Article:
tweeted this article. It's from a couple months ago, but it is dense with information and worth a look. Some interesting tidbits:
"In the first quarter of 2015, Netflix’s 41M US accounts averaged nearly 2 hours of video on the service each day – making the “network” bigger than two of the four major US broadcasters and twice as large as the largest cable network."
Quoting the Hollywood Reporter:
“Let’s say you had a show where 80 percent of the people you show it to think it’s pretty good. They might watch it, but none of those people think it’s a great show nor is it their favorite show. But then you have another show where only 30 percent of people like it. For every single one of them, they’re going to watch every single episode and they love it. Well, in an on-demand world, show No. 2 is more valuable.”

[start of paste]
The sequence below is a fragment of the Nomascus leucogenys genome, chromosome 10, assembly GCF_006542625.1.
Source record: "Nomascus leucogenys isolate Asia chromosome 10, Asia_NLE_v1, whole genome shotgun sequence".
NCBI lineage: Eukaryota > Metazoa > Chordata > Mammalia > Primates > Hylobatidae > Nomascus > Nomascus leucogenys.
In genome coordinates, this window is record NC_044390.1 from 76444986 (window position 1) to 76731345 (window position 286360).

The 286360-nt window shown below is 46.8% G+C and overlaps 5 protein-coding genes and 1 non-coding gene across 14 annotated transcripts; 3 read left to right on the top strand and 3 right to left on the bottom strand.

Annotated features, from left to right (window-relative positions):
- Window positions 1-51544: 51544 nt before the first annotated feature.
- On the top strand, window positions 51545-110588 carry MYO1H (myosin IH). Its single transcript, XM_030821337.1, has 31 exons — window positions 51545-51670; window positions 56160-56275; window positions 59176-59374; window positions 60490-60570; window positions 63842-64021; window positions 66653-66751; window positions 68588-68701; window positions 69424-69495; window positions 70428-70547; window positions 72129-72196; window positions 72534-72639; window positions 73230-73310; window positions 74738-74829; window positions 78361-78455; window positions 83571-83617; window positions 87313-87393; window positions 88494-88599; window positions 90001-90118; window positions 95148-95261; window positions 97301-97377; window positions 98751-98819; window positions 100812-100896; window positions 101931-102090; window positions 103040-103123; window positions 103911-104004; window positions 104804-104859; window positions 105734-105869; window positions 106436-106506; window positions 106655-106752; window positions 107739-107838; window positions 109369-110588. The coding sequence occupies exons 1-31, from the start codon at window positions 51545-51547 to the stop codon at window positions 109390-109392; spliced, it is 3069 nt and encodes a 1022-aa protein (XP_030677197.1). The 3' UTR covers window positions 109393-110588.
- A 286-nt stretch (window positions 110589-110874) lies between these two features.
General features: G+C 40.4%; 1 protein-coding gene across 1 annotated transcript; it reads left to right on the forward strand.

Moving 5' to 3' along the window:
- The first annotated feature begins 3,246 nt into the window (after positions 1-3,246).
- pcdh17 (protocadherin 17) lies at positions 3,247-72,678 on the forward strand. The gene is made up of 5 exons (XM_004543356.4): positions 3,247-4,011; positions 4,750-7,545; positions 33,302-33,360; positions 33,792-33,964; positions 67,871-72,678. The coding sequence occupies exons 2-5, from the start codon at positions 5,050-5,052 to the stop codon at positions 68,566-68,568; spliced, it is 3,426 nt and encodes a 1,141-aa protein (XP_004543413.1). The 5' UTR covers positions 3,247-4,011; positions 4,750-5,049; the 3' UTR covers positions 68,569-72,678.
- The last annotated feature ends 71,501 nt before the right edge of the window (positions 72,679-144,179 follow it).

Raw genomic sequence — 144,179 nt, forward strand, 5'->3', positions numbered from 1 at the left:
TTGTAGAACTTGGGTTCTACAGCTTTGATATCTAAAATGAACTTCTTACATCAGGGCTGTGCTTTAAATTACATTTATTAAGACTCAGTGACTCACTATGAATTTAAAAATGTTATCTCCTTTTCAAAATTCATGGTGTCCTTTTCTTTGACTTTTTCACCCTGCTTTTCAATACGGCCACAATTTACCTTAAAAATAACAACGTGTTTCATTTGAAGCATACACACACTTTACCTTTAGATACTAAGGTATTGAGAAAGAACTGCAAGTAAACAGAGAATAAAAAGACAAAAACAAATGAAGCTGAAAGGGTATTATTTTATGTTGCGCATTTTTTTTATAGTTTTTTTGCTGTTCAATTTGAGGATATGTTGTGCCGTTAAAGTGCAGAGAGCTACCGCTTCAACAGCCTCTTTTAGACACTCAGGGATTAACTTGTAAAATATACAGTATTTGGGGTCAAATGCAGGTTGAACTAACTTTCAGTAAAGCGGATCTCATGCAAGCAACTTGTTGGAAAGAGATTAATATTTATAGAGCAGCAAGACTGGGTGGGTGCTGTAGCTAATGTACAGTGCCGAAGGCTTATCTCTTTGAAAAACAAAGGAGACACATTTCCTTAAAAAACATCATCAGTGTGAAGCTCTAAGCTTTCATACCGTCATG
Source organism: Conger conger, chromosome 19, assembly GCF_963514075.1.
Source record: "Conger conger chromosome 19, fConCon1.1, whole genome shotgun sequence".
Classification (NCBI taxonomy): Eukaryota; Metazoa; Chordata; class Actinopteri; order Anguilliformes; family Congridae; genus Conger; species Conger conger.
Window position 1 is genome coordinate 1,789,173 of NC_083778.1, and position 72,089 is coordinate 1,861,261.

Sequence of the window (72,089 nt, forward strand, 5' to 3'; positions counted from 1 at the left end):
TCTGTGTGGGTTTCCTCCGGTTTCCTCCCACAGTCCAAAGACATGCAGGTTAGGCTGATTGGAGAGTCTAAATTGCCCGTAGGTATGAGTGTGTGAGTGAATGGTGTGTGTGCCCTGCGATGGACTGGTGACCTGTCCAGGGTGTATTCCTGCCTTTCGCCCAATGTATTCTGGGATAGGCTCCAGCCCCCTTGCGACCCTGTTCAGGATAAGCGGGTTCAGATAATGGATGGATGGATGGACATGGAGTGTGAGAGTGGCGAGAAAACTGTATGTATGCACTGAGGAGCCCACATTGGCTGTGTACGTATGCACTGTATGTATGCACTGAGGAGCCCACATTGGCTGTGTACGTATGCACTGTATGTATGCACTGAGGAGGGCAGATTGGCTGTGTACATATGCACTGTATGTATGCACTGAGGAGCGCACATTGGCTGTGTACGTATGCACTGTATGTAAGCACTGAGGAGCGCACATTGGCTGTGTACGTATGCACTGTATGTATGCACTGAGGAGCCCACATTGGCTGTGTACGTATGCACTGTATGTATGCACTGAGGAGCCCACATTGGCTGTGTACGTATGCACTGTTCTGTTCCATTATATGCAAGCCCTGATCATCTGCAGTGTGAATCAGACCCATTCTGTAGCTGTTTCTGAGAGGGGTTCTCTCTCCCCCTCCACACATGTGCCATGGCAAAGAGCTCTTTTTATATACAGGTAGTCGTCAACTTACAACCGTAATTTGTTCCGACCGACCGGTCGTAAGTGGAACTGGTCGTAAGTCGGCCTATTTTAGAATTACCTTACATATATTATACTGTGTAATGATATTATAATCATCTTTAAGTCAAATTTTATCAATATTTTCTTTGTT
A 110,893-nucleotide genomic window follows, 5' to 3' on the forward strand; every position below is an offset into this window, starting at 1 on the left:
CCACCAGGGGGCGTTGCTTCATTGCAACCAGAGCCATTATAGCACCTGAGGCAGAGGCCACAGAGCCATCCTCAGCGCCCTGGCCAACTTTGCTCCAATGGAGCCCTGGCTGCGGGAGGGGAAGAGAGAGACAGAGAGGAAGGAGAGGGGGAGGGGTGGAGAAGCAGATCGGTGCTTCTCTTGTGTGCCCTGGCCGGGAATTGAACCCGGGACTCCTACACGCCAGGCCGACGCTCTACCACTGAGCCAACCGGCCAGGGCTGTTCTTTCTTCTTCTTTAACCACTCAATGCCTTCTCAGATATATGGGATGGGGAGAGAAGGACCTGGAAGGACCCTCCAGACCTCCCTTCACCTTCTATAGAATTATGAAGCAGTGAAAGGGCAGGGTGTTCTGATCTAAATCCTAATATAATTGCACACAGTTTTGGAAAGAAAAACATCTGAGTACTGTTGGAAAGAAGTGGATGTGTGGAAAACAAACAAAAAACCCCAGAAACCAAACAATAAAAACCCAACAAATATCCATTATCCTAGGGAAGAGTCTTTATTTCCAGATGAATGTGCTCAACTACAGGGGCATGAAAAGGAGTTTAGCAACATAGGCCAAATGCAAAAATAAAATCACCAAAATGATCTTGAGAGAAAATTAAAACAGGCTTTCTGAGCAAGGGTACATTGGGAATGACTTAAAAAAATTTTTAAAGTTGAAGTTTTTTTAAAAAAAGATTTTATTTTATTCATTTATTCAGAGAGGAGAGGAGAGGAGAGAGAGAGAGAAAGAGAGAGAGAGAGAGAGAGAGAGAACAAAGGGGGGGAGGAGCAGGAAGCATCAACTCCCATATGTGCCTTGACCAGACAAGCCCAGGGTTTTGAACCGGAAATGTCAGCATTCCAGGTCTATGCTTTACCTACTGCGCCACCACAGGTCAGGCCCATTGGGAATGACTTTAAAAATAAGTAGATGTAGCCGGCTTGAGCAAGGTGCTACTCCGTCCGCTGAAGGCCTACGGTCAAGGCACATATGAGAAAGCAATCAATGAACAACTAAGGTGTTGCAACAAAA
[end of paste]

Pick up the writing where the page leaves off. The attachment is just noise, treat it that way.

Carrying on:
And a whole section on original television series: "...the heightened competition in original series has increased both the risk and the costs involved with the content form. ... To secure the best series, networks have also been forced to significantly increase their bids and commitments ...As a result, it’s not uncommon for networks to renew shows before their pilot has even aired – thereby increasing downside risk considerably."
And: "Many of today’s original series are being cancelled not because they aren’t good enough or because there’s too much out there, but because the industry’s business models and metrics haven’t been updated to the on-demand, non-linear era. Until that changes, cancellation rates will only get worse."